Forecast Informed Reservoir Operations
FIRO is a proposed management strategy that uses data from watershed monitoring and modern weather and water forecasting to help water managers selectively retain or release water from reservoirs in a manner that reflects current and forecasted conditions.
FIRO is being developed and tested as a collaborative effort in the Russian River Basin (Lake Mendocino), the Santa Ana River Basin (Prado Dam), and the Yuba-Feather River Basins that engages experts and stakeholders in civil engineering, hydrology, meteorology, biology, economics and climate from several federal, state and local, universities and others. There is significant interest and support for developing FIRO at other appropriate locations in the Western U.S. and elsewhere.
The goal of FIRO is to develop, demonstrate, and implement tools and science that enable more effective management of reservoirs by leveraging improvements in weather and water forecasts. FIRO creates a natural linkage between research, applications, technology, reservoir operations and water control manuals to enable continuous improvement based on state-of-the-science.
The storage and distribution of water are essential. Dams and reservoirs mitigate the impacts of flood events, generate clean renewable power and ensure water availability into the summer dry months. Faced with growing demands for water supply, the answer for many years was to simply build more dams but the best dam sites have been constructed and the cost of planning and construction has become prohibitive.
At the same time, recent increases in climate variability and projected climate change are challenging the assumptions used to design and operate existing dams and reservoirs. More frequent and greater extremes in floods and droughts are likely. Adapting to this new paradigm of climatic uncertainty and extremes will require new approaches to water management, including more efficient operation of our existing dams and reservoirs. Enter FIRO.
Reservoirs are often operated for multiple purposes that commonly include some combination of water supply, flood control, hydroelectric power generation, recreation, navigation, and environmental enhancement. Managing multiple purposes is a challenging balancing act between sometimes competing needs.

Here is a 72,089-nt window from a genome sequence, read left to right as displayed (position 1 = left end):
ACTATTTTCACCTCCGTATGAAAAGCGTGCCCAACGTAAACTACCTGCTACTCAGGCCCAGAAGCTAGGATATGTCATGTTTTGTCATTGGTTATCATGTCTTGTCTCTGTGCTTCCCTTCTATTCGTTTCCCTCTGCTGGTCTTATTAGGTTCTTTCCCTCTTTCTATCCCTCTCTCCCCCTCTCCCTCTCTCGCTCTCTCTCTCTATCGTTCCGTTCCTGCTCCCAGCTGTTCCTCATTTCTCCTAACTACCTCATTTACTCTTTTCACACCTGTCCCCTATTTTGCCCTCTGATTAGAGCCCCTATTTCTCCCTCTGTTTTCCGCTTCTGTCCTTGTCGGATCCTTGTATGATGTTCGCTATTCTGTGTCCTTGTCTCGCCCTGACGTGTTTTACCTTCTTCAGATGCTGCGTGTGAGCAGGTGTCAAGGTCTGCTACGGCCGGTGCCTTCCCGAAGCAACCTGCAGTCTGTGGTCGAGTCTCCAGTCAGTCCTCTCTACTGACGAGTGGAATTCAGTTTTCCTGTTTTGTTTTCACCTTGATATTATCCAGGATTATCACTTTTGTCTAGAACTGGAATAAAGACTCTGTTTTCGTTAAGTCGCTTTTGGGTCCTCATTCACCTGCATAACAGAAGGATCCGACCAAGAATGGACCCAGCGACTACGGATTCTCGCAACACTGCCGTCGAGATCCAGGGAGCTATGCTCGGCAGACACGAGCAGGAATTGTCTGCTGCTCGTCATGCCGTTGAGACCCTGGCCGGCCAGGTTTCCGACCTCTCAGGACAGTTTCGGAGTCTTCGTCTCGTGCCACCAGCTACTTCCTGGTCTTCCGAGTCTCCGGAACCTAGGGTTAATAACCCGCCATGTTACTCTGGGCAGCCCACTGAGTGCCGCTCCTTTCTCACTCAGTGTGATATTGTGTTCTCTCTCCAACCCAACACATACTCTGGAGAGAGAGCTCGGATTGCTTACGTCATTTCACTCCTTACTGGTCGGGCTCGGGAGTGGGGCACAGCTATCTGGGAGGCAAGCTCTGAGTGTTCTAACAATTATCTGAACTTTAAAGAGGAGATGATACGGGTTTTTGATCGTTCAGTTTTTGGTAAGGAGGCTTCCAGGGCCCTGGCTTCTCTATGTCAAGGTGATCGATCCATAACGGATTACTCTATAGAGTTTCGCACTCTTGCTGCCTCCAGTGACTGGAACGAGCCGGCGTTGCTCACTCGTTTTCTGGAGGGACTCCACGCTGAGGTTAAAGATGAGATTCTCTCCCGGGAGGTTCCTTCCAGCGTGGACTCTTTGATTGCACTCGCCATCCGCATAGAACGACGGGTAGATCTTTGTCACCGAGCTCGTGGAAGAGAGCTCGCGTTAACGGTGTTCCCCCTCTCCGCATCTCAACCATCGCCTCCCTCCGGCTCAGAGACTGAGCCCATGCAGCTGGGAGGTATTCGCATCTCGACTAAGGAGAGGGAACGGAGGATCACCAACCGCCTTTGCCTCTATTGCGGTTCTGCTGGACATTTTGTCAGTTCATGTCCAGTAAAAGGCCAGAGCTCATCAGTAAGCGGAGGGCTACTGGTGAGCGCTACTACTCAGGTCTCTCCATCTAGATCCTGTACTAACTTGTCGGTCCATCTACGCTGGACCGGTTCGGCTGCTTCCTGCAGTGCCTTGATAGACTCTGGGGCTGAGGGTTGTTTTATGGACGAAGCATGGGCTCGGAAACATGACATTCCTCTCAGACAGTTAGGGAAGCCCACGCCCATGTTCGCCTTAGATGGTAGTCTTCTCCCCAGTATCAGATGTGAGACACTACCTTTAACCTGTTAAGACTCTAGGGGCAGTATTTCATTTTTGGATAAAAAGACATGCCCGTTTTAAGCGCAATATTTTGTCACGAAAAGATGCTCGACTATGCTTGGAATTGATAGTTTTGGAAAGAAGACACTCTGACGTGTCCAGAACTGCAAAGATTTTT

When federal funds are used to construct a dam that includes flood mitigation as an authorized purpose, the U.S. Army Corps of Engineers (USACE) becomes responsible for managing that purpose pursuant to Section 7 of the U.S. Flood Control Act of 1944. Given the consequences of dam failure, the USACE takes their responsibility very seriously. A Water Control Manual (WCM) is developed for each Section 7 or USACE dam that includes flood control as an authorized purpose. The WCM guides water release decisions for the dam. WCMs are generally completed within a year of project completion and are updated if conditions or the physical attributes of the project change. Many WCMs have not been meaningfully updated for several decades due to a lack of USACE appropriations.
A major element of a WCM is the “guide curve.” The guide curve describes the maximum allowable reservoir storage to meet flood control objectives. The risk of of a flood event can vary seasonally and as a result many guide curves vary seasonally as well. Figure 2. shows a typical guide curve where the risk of flooding is greatest in the winter and almost non-existent in the summertime.
IWhen dam construction in the U.S. peaked in the 1960s, skill in weather and water forecasting was limited. As such, the procedures used to develop guide curves and for evacuating excess impounded water in flood control reservoirs relied solely on observations (“water on the ground”) and the climatological likelihood of future weather. These procedures are codified in the WCM and water managers are largely compelled to use them.
In some regions of the U.S., skill in weather and streamflow forecasting has improved dramatically over the last 50 years through investments in research, modeling, monitoring, and technology. One region where forecasts have shown significant improvement is along the west coast of the U.S. Here, the key to accurately predicting precipitation and flooding is linked to an understanding of the dominant rainfall producing mechanism, atmospheric rivers (ARs). ARs have both positive and negative impacts and come in all strengths from weak to extreme. Extreme ARs are the cause of most major wintertime flood events along the west coast while smaller beneficial ARs provide critical water supply.
As forecast skill has improved, innovative reservoir operators have developed procedures for leveraging improved forecasts within the guidelines established in the WCM. More recently, the USACE has updated their regulations to allow for explicit use of forecasts where appropriate.